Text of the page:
• My personal opinion is that SpaceX likes the Senate bill because it authorizes $312M for commercial crew in 2011 and also prohibits NASA from entering into any commercial crew contracts in 2011. Well, SpaceX already has a contract – there’s nothing prohibiting NASA from executing the COTS-D option – they could have done it last year, and hey they’re asking ~$300M for it. So really, what isn’t there for SpaceX to like? Eh, joshcryer? :)

  • Beancounter from Downunder

    My understanding, and I’ll stand corrected, is that COTS-D isn’t funded.

  • Beancounter from Downunder

    ULA said they could man-rate their launcher for approx $400m but that’s just the booster, what about a capsule to go with it? Presumably there’s Orion – cost in the $3 – 4.5 billion, CST-100 paper so far but seeing it’s being built by Boeing then would have to put it double SpaceX at least based on history of cost plus contracting.

    SpaceX have some upgrades to the Falcon 9 and Dragon capsule but they said they could do that for under $300m, that’s capsule included so it puts the ULA statement a bit in the shade and also the Boeing proposal.
    Of course, in all fairness we don’t know what their pusher LAS technology looks like but they’ve been consistent with their numbers so you’d expect that they have a good idea of the development cost particularly given that they done pretty much all their development work in-house.

  • COTS-D hasn’t been funded.. The Senate bill includes $312M for “commercial crew” and also prohibits NASA from entering into any new commercial crew contracts.

    Ya know, read what I wrote.

  • Inda_Loop

    Josh Cryer wrote @ July 29th, 2010 at 11:24 pm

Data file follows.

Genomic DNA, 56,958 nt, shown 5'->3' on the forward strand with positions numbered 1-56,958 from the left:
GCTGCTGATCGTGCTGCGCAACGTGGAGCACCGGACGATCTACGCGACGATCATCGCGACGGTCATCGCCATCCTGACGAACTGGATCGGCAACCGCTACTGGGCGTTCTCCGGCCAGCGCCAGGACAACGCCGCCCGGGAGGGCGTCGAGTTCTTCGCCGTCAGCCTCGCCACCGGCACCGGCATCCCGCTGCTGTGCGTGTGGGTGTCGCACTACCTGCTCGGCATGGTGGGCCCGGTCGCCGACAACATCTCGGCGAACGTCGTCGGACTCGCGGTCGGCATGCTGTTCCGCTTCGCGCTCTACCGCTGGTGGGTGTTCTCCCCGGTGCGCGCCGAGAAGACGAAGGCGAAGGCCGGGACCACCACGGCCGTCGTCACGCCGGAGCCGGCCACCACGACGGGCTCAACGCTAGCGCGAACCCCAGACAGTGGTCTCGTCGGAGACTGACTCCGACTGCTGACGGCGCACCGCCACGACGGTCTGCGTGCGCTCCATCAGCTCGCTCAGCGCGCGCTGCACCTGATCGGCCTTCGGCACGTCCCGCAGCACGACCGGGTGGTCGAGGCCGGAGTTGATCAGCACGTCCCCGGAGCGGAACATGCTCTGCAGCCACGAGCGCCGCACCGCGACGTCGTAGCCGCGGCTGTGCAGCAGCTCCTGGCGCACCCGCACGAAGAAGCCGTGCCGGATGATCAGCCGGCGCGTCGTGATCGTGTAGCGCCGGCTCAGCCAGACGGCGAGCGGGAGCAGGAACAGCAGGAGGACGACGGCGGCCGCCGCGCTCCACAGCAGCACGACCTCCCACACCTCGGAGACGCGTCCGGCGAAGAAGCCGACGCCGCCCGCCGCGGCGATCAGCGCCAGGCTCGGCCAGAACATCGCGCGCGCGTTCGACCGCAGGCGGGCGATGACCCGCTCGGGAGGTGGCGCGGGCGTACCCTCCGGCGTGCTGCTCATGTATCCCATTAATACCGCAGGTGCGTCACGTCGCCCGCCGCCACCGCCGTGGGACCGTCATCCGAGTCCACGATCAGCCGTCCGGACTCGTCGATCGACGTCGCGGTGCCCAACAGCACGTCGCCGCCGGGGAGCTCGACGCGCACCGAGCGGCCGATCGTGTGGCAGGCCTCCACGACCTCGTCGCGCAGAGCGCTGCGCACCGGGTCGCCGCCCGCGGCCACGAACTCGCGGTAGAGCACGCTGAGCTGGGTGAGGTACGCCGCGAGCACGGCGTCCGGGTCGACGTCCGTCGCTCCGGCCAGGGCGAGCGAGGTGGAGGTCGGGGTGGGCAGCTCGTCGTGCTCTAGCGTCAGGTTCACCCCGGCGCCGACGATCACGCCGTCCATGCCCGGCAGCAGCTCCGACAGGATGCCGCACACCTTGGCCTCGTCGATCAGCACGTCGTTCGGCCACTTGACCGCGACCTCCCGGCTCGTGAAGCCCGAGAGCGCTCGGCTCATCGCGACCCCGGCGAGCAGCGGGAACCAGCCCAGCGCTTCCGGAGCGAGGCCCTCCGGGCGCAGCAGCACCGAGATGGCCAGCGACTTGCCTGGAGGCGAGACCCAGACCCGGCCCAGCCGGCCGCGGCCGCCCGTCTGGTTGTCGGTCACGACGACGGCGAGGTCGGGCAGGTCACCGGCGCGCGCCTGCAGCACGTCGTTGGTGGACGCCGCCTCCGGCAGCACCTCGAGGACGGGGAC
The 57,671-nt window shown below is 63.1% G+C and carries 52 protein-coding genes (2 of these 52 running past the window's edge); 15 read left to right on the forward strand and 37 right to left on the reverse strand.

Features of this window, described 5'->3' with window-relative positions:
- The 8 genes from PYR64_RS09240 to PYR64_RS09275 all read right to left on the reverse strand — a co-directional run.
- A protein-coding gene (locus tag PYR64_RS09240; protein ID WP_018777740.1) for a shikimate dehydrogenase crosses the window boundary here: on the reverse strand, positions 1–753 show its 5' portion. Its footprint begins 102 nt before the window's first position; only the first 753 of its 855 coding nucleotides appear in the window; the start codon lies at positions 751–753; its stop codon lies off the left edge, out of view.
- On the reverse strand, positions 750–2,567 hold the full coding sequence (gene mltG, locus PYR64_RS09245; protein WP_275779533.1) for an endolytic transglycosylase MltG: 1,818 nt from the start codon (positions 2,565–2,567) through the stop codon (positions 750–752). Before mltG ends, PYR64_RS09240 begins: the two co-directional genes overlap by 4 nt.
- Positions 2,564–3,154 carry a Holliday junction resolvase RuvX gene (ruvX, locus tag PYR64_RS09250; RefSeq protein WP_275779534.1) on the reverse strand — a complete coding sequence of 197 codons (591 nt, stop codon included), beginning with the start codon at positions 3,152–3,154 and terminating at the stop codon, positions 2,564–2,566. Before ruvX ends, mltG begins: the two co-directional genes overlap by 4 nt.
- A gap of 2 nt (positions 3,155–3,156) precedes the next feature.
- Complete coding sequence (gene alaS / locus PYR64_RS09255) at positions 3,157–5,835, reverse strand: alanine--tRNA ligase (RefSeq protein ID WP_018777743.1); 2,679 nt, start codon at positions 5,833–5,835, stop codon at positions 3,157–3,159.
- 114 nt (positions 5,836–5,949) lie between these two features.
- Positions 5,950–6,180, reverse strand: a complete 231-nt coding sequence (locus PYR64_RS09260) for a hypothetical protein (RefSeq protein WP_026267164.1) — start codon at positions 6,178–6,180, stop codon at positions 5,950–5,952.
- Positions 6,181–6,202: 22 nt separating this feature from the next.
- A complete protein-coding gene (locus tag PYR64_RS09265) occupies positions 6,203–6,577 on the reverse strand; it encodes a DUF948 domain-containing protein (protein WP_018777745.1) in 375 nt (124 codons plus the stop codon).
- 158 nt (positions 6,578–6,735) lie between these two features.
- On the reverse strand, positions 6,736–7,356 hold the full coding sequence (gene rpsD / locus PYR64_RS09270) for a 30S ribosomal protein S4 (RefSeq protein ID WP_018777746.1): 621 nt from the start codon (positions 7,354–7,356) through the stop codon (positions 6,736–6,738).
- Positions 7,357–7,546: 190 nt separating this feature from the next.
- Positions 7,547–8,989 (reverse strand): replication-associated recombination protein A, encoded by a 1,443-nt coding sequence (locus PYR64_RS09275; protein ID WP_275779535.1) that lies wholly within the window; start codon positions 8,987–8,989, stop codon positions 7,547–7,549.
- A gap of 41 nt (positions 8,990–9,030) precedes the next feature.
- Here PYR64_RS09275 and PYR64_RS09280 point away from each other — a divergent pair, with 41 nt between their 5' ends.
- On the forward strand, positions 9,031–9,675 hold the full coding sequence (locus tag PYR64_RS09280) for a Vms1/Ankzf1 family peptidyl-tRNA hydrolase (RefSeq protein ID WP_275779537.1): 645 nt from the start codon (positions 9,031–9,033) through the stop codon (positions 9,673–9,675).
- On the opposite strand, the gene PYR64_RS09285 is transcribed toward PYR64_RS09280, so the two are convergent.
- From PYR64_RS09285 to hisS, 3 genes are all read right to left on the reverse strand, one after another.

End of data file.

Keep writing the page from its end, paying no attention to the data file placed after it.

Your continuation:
Ferris Valyn, you said COTS-D isn’t going to get funded. Who else can man rate a vehicle for $300 million? If it must be competed, that’s fine, but I don’t see anyone who can possibly come under $300 million. In any event, even if they could, we need as many launch providers as we can get, and it would only be $100 / year to fund COTS-D.

    You’re thinking logically, and funding COTS-D is political. The COTS-D contract is with one company, recompeting it at this point would, by definition, no longer be COTS-D. The ranking member of the Senate Approps sucommittee has an unreasonable dislike for SpaceX, and half of NASA has the same bias. So COTS-D will never be funded.

    SpaceX might get the funding to do the work they proposed in COTS-D through the new Commercial Crew program, but first the money has to be approved by Congress….

  • John Kavanagh

    Wait until you start stealing offal out of the Russian cereal bowl, they’ll start building a Berlin wall between the east and west sides of the station.

    Cancel a Soyuz contract and they’ll go Berlin Wall on us? Sure.

  • MrEarl

    Oler: First you send me info that is 5 years old that makes no mention of the 8.4m core now you say the DoD is pushing for an 8.4m core , “oh yea, but it’s not the same”. It seems to be strictly a matter of semantics. As TR said, you “would rather have anarchy than Tweedledum,” but “if I called it Tweedledee they would accept it with rapture.”
    As I’ve said numerous times, a Boeing move to an 8.4 m core would require new pads, service structures, manufacturing, ect.. All of that is available at complex 39 and Michoud. Any shuttle derived would use the Rs-69′s as the main engines as dose the Delta IV series.
    A NASA/Boeing partnership could bring about not just a single vehicle but a whole line of vehicles based off the 8.4 core and RS69. Congress would support it and if the DoD is interested, like you say they are, their funding can fill that gap that MT seems to think there is.

    If you haven’t read the Boeing presentation at the AIAA conference in May you should. It’s not very detailed but there is the seed of a very good idea there.

    I don’t care what we call it but a family of vehicles that can can lift from 18mt to 118 mt and evolve larger if need be, is a wonderful asset to this nations launch capabilities.

    I never said that heavy lift is “essential” for BEO but it dose make the job of the module/space craft designers easier and opens up more possibilities.